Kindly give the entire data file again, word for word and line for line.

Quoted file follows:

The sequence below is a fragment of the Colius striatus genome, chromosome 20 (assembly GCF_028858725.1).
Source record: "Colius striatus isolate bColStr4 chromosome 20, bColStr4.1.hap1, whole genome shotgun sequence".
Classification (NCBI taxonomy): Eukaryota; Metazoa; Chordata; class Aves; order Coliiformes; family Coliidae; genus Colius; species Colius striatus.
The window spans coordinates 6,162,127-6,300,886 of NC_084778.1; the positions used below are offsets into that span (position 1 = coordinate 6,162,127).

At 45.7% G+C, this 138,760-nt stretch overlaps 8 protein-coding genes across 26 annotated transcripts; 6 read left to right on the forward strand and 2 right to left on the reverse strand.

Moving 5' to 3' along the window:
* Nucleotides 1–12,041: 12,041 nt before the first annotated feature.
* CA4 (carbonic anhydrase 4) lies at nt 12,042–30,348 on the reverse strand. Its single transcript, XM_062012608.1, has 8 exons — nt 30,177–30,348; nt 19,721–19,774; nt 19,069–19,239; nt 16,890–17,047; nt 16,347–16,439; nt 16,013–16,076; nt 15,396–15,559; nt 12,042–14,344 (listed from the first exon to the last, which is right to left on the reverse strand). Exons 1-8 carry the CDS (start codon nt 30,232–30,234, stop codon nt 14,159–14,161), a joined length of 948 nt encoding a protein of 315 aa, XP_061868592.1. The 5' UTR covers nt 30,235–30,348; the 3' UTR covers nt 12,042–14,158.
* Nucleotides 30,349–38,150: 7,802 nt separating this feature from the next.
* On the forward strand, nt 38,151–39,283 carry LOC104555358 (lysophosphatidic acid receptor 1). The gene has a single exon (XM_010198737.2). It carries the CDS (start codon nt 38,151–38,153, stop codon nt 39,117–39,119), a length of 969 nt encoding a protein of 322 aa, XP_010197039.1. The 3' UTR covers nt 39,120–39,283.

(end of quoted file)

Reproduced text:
The sequence below is a fragment of the Colius striatus genome, chromosome 20 (assembly GCF_028858725.1).
Source record: "Colius striatus isolate bColStr4 chromosome 20, bColStr4.1.hap1, whole genome shotgun sequence".
Classification (NCBI taxonomy): Eukaryota; Metazoa; Chordata; class Aves; order Coliiformes; family Coliidae; genus Colius; species Colius striatus.
The window spans coordinates 6,162,127-6,300,886 of NC_084778.1; the positions used below are offsets into that span (position 1 = coordinate 6,162,127).

At 45.7% G+C, this 138,760-nt stretch overlaps 8 protein-coding genes across 26 annotated transcripts; 6 read left to right on the forward strand and 2 right to left on the reverse strand.

Moving 5' to 3' along the window:
* Nucleotides 1–12,041: 12,041 nt before the first annotated feature.
* CA4 (carbonic anhydrase 4) lies at nt 12,042–30,348 on the reverse strand. Its single transcript, XM_062012608.1, has 8 exons — nt 30,177–30,348; nt 19,721–19,774; nt 19,069–19,239; nt 16,890–17,047; nt 16,347–16,439; nt 16,013–16,076; nt 15,396–15,559; nt 12,042–14,344 (listed from the first exon to the last, which is right to left on the reverse strand). Exons 1-8 carry the CDS (start codon nt 30,232–30,234, stop codon nt 14,159–14,161), a joined length of 948 nt encoding a protein of 315 aa, XP_061868592.1. The 5' UTR covers nt 30,235–30,348; the 3' UTR covers nt 12,042–14,158.
* Nucleotides 30,349–38,150: 7,802 nt separating this feature from the next.
* On the forward strand, nt 38,151–39,283 carry LOC104555358 (lysophosphatidic acid receptor 1). The gene has a single exon (XM_010198737.2). It carries the CDS (start codon nt 38,151–38,153, stop codon nt 39,117–39,119), a length of 969 nt encoding a protein of 322 aa, XP_010197039.1. The 3' UTR covers nt 39,120–39,283.